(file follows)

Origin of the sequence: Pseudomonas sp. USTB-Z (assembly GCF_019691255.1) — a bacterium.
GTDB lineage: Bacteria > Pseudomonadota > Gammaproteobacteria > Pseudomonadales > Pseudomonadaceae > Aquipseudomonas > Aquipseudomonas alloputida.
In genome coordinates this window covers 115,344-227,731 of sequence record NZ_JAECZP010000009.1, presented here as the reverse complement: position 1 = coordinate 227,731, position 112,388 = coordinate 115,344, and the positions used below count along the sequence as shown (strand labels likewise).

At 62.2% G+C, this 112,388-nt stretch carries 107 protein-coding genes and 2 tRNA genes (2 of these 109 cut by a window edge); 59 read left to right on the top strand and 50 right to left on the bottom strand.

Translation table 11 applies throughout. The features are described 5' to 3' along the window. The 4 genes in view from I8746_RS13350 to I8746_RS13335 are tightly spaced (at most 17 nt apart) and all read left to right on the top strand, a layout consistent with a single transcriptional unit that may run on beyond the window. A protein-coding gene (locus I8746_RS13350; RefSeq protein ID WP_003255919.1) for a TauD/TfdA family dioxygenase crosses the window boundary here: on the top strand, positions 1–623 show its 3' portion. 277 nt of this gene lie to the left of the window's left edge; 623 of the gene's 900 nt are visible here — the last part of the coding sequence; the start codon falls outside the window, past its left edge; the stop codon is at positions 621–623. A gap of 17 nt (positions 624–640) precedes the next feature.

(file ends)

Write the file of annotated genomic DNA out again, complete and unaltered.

Origin of the sequence: Pseudomonas sp. USTB-Z (assembly GCF_019691255.1) — a bacterium.
GTDB lineage: Bacteria > Pseudomonadota > Gammaproteobacteria > Pseudomonadales > Pseudomonadaceae > Aquipseudomonas > Aquipseudomonas alloputida.
In genome coordinates this window covers 115,344-227,731 of sequence record NZ_JAECZP010000009.1, presented here as the reverse complement: position 1 = coordinate 227,731, position 112,388 = coordinate 115,344, and the positions used below count along the sequence as shown (strand labels likewise).

At 62.2% G+C, this 112,388-nt stretch carries 107 protein-coding genes and 2 tRNA genes (2 of these 109 cut by a window edge); 59 read left to right on the top strand and 50 right to left on the bottom strand.

Translation table 11 applies throughout. The features are described 5' to 3' along the window. The 4 genes in view from I8746_RS13350 to I8746_RS13335 are tightly spaced (at most 17 nt apart) and all read left to right on the top strand, a layout consistent with a single transcriptional unit that may run on beyond the window. A protein-coding gene (locus I8746_RS13350; RefSeq protein ID WP_003255919.1) for a TauD/TfdA family dioxygenase crosses the window boundary here: on the top strand, positions 1–623 show its 3' portion. 277 nt of this gene lie to the left of the window's left edge; 623 of the gene's 900 nt are visible here — the last part of the coding sequence; the start codon falls outside the window, past its left edge; the stop codon is at positions 621–623. A gap of 17 nt (positions 624–640) precedes the next feature.